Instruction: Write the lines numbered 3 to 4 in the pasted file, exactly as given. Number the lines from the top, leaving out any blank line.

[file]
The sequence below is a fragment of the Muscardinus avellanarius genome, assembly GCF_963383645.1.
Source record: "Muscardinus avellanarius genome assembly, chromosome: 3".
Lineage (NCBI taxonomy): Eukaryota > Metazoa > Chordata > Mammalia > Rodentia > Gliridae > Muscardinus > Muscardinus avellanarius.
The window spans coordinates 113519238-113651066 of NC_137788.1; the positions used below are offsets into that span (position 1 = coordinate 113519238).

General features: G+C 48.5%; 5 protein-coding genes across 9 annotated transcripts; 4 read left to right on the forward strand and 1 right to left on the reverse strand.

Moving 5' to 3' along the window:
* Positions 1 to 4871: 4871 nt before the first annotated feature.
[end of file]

Lineage (NCBI taxonomy): Eukaryota > Metazoa > Chordata > Mammalia > Rodentia > Gliridae > Muscardinus > Muscardinus avellanarius.
The window spans coordinates 113519238-113651066 of NC_137788.1; the positions used below are offsets into that span (position 1 = coordinate 113519238).